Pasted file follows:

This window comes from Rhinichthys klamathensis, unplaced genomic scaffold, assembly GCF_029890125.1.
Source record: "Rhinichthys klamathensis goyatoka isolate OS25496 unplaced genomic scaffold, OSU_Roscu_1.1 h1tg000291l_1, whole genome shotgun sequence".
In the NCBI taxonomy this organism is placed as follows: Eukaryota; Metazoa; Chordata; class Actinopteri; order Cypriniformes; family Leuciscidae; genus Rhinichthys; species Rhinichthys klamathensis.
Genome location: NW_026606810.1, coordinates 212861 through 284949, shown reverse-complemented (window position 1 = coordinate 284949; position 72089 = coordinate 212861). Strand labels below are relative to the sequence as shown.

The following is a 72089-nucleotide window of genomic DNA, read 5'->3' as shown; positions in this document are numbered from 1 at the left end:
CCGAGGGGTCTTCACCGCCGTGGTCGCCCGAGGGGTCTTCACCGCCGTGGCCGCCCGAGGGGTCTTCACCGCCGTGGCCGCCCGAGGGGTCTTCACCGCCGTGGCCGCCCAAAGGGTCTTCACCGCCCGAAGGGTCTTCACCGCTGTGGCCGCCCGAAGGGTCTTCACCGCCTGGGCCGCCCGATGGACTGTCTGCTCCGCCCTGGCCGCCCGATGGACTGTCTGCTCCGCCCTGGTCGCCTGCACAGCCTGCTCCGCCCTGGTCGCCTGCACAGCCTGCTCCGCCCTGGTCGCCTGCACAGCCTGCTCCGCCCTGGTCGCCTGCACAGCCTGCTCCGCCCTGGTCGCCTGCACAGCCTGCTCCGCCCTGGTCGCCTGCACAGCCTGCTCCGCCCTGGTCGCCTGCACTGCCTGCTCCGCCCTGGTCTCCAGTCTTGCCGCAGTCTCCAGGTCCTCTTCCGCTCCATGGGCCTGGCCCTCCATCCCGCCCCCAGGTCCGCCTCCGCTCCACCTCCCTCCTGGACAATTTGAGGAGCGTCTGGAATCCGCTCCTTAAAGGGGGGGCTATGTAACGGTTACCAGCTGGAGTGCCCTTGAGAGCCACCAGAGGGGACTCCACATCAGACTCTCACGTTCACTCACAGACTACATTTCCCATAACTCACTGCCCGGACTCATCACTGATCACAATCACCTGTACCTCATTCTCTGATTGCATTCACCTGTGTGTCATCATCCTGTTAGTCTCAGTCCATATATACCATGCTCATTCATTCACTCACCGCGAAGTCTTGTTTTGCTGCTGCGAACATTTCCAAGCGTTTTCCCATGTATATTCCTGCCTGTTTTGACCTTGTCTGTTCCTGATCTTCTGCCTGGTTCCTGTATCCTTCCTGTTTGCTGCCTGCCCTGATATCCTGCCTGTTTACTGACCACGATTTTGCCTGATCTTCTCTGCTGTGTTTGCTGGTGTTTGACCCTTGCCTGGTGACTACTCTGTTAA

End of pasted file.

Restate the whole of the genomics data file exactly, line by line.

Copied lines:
This window comes from Rhinichthys klamathensis, unplaced genomic scaffold, assembly GCF_029890125.1.
Source record: "Rhinichthys klamathensis goyatoka isolate OS25496 unplaced genomic scaffold, OSU_Roscu_1.1 h1tg000291l_1, whole genome shotgun sequence".
In the NCBI taxonomy this organism is placed as follows: Eukaryota; Metazoa; Chordata; class Actinopteri; order Cypriniformes; family Leuciscidae; genus Rhinichthys; species Rhinichthys klamathensis.
Genome location: NW_026606810.1, coordinates 212861 through 284949, shown reverse-complemented (window position 1 = coordinate 284949; position 72089 = coordinate 212861). Strand labels below are relative to the sequence as shown.

The following is a 72089-nucleotide window of genomic DNA, read 5'->3' as shown; positions in this document are numbered from 1 at the left end:
CCGAGGGGTCTTCACCGCCGTGGTCGCCCGAGGGGTCTTCACCGCCGTGGCCGCCCGAGGGGTCTTCACCGCCGTGGCCGCCCGAGGGGTCTTCACCGCCGTGGCCGCCCAAAGGGTCTTCACCGCCCGAAGGGTCTTCACCGCTGTGGCCGCCCGAAGGGTCTTCACCGCCTGGGCCGCCCGATGGACTGTCTGCTCCGCCCTGGCCGCCCGATGGACTGTCTGCTCCGCCCTGGTCGCCTGCACAGCCTGCTCCGCCCTGGTCGCCTGCACAGCCTGCTCCGCCCTGGTCGCCTGCACAGCCTGCTCCGCCCTGGTCGCCTGCACAGCCTGCTCCGCCCTGGTCGCCTGCACAGCCTGCTCCGCCCTGGTCGCCTGCACAGCCTGCTCCGCCCTGGTCGCCTGCACTGCCTGCTCCGCCCTGGTCTCCAGTCTTGCCGCAGTCTCCAGGTCCTCTTCCGCTCCATGGGCCTGGCCCTCCATCCCGCCCCCAGGTCCGCCTCCGCTCCACCTCCCTCCTGGACAATTTGAGGAGCGTCTGGAATCCGCTCCTTAAAGGGGGGGCTATGTAACGGTTACCAGCTGGAGTGCCCTTGAGAGCCACCAGAGGGGACTCCACATCAGACTCTCACGTTCACTCACAGACTACATTTCCCATAACTCACTGCCCGGACTCATCACTGATCACAATCACCTGTACCTCATTCTCTGATTGCATTCACCTGTGTGTCATCATCCTGTTAGTCTCAGTCCATATATACCATGCTCATTCATTCACTCACCGCGAAGTCTTGTTTTGCTGCTGCGAACATTTCCAAGCGTTTTCCCATGTATATTCCTGCCTGTTTTGACCTTGTCTGTTCCTGATCTTCTGCCTGGTTCCTGTATCCTTCCTGTTTGCTGCCTGCCCTGATATCCTGCCTGTTTACTGACCACGATTTTGCCTGATCTTCTCTGCTGTGTTTGCTGGTGTTTGACCCTTGCCTGGTGACTACTCTGTTAA